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The importance of listening.
Once upon a time in this column, I shared a bit of wisdom gained from a very successful individual: Standing on a soapbox and proclaiming your sociopolitical views to the world is asking for trouble.
Is it your right to do so? Absolutely. But is it smart? Maybe if your livelihood is based on it, such as being a talking-head political pundit on some not-really-news show. For most of us, however, that doesn’t apply. Instead, all you’re doing is risking backlash from people who don’t agree with you. That can range from getting your car keyed on account of your bumper-sticker to having your company blacklisted and boycotted.
As the great Michael Jordan said, “Republicans buy sneakers, too.” God bless you if you’re so confident in your success that you’re willing to alienate 50 percent of your customer base by saying things that will make the other 50 percent like you a little better, but I don’t know too many non-monopoly enterprises that operate with that kind of a margin.
I’ll preface the discussion below by saying this particular column isn't just about the matter of playing around on social media, by the way. This all comes home to roost for us in radiology – and healthcare at large – so tune in next week, as well, for part two.
So, last weekend, I decided to open a Parler account. I had resisted for a couple of reasons—first, I’m not crazy about social media to begin with, so using more sites/apps goes against my grain. Second, it’s not like my Twitter account is a hotbed of activity; if I got just as many followers on P as I had on T, I still wouldn’t quite have three dozen.
(Third, on a petty note, the academician in me aggravates about Parler’s name…is it supposed to be the French verb “to speak?” If so, why are we not pronouncing it “par-lay?” Or, if it’s supposed to be a parlor, like a place where guests would meet and converse, why spell it differently? End of digression.)
In any case, I was convinced a few months ago that, as a regular columnist, I should have some kind of social media presence. Even if I only have a handful of followers, I can see that my posts get hundreds of views, so somebody’s paying attention. And there’s no predicting when lightning might strike and I suddenly find myself with a much larger following. Not getting on Parler, the way things were shaping up, would diminish my visibility.
As luck had it, I established my account and downloaded the app mere hours before Parler got shut down (at least temporarily) by the combined forces of Google, Apple, Amazon, and an armada of other players. All I lost was the bit of time it had taken me to sign up and create my profile. It hardly felt like a severed virtual limb or a stifling of my ability to speak in the public square.
Others who had been using that forum (8 million as of November, with a subsequent voluminous influx—a cursory look fails to give me numbers), however, are feeling decidedly more suppressed. Many originally flocked to Parler to get away from other social media that were exercising an increasingly-free hand at suspending or banning users. Rightly or wrongly, lots of those users felt that they, and others with similar opinions to their own, were being unfairly targeted.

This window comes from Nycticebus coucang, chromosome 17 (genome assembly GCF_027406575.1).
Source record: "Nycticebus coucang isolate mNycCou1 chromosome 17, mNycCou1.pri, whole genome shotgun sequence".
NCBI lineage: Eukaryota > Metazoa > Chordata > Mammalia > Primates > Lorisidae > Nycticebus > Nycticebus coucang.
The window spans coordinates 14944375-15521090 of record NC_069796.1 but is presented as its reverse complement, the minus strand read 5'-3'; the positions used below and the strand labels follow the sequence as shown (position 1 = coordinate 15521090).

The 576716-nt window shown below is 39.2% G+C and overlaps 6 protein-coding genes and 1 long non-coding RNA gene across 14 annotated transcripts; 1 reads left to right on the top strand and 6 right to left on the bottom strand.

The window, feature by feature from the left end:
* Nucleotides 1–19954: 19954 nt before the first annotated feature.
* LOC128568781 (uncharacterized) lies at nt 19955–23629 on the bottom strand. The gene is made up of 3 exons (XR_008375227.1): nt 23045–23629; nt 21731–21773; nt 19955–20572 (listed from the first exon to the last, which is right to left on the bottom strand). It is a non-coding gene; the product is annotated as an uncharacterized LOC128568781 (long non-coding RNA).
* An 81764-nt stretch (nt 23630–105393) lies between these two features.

Their newly-adopted platform, itself, now being targeted, there’s a certain sense that an electronic Iron Curtain came crashing down. More than a little talk about what constitutes free speech and prevention thereof. Also what corporate behavior constitutes collusion, and should be reined in by antitrust laws. Not going into that here.
Being a diagnostician (radiological and otherwise), I’m more inclined to focus on root causes, how damage is being done, and, when possible, niduses of trouble that might be removed or circumvented to result in an improved state of affairs. As big as the issues referenced above, I think there’s something even larger and more fundamental that’s led to this juncture. An underlying pathology that might have made this inevitable. And may lead to worse, if not addressed/corrected. Like a patient with obesity or diabetes who hasn’t yet had a heart attack, stroke, or renal failure…but just had a scary TIA.
The fundamental issue is one you’ve heard about before: People not listening to one another. In the age of social media, with varying degrees of lockdown and physical isolation, there’s an ever-increasing ability not only to render oneself selectively deaf to unwanted voices…but now, also, to force mutism on those voices by banning, de-platforming, or otherwise “canceling” them.
Sometimes there’s a good reason for it. Someone threatening/planning violence or other criminal behavior, for instance. But I think we’ve gotten a little too comfortable with the notion of silencing others just because we don’t like what they have to say. It seems increasingly common to decide to silence them first, and conjure an excuse afterwards.
I’m sure that some folks see nothing wrong with the notion of stamping out all voices and even ideas that run contrary to their own. And I suppose it can be a heady thing if one is in ideological synchrony with the folks doing the muting—look how all the wrong-thinking villains are being squelched! That’ll show ‘em.
However, unless you’re embracing the idea of rounding up all of the people with objectionable ideas and putting them in re-education camps or otherwise “de-programming” them (I leave it to the reader to look up which talking heads floated those ideas this past week), the people you’re silencing are still going to be in this society with you. And it might not be in your long-term interest to prevent yourself from hearing what they have to say.
So, as I said earlier, this isn’t just a discussion about social media. This impacts us directly in radiology, as well, and I’ll address that next week in this space. Stay tuned.
Follow Editorial Board member Eric Postal, M.D., on Twitter, @EricPostal_MD